death with equanimity



(Chapter II, cont.)

2.79 – 2.796

2.79 Prakīrṇakas –

Out of the thirty–two Prakīrṇakas listed by Muni Śrī Puṇyavijayajī in his preface to the Paiṇṇayasuttāiṁ and thirty–two Prakīrṇakas included in two parts of this compendium on Prakīrṇakasi, twenty–one deal with the subject of Samādhi–maraṇa. Some of these Prakīrṇakas are of minuscule dimensions and contain only a few verses. The following eight deal with this subject in fair detail and merit consideration: –

  1. Maraṇasamādhi,

  2. Āturpratyākhyāna,

  3. Mahāpratyākhyāna,

  4. Saṁstāraka,

  5. Ārādhanāsāra/ Paryantārādhanā,

  6. Bhaktaparijñā, and

  7. Ārādhanāpatākā by anunknown ancient Ācārya, and

  8. Ārādhanāpatākā by Śrī Vīrabhadrācārya.

2.791 Maraṇasamādhi Prakīrṇaka –

Also known as Maraṇavibhakti, this Prakīrṇaka is said to have been composed on the basis of almost all the available works on the subject of Samādhi–maraṇa and is, therefore the largest and most complete of the ten Prakīrṇakasii that are accepted as canonical works by the Idol–worshipping White–clad Jainas. It has 661 verses that deal with the following aspects of voluntary peaceful death: –

  1. Death–procedure “Maraṇavidhi”iii,

  2. Practice “Ārādhanā”iv,

  3. Enlightened death “Paṇḍita–maraṇa”v,

  4. Rankling death “Saśalya–maraṇa” and stingless death without rankling “Nih<śalya–maraṇa”vi,

  5. Miserable disposition “Saṅkliṣṭa Bhāvanā”vii,

  6. Disposition free from misery “Asaṅkliṣṭa Bhāvanā”viii,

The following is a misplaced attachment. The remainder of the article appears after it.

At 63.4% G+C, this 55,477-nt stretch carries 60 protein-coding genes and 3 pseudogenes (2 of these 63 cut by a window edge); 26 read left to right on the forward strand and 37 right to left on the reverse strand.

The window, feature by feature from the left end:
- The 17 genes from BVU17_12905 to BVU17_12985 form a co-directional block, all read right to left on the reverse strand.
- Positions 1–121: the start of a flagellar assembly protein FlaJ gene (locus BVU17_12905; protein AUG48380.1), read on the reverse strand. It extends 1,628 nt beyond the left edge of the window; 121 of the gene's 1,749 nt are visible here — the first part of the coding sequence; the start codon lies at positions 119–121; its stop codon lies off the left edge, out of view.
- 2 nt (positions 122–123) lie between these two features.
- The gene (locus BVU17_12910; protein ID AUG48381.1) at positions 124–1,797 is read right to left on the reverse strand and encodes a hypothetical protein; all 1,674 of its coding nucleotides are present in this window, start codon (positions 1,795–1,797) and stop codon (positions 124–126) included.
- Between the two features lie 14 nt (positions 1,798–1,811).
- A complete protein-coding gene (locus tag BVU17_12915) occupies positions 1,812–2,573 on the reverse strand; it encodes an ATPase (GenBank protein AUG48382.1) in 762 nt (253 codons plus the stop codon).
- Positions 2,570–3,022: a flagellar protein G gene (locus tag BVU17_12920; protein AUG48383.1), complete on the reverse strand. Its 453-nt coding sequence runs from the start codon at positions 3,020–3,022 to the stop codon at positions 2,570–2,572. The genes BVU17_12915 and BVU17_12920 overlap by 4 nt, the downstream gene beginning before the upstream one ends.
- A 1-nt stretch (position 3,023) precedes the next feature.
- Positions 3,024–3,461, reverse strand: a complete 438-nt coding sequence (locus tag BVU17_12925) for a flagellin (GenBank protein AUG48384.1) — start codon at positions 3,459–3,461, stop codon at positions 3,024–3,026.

7. Purity of discretion “Śuddha Viveka”ix,

  8. Ignorant death “Bāla–maraṇa”x,

  9. Voluntary death “Abhyudyata–maraṇa”xi,

  10. Masterly teachings “Ācāryapadamūla”xii,

  11. External and internal Sallekhanā “Bāhyābhyantara Sallekhanā”xiii,

  12. Five great vows “Pañamahāvrata”xiv,

  13. Detachment “Vyutsarga”xv,

  14. Different practices and fruits thereof “Ārādhanābheda evaṁ phala”xvi,

  15. Enduring monastic hardships “Parīṣaha–sahana”xvii,

  16. Overcoming affection “Mamatva–tyāga”xviii,

  17. Twelve–way contemplation “Bāraha Bhāvanā”xix,

  18. Fallen tree posture of Samādhimaraṇa “Pādapopagamana”xx, and

  19. Stories of practitioners of Samādhimaraṇaxxi, etc.

The concept of Samādhimaraṇa has been analysed in the fourteen sections, known as Adhikārasūtras, such as Criticism, Preparatory penance, Forgiveness, time–period, renunciation, death–bed, detachment, freedom etc.xxii The incidents of some famous practitioners of Samādhimaraṇa such as Sanatkumāraxxiii, Gajasukumāla xxiv, disciples of Skandaka xxv, etc. have been described.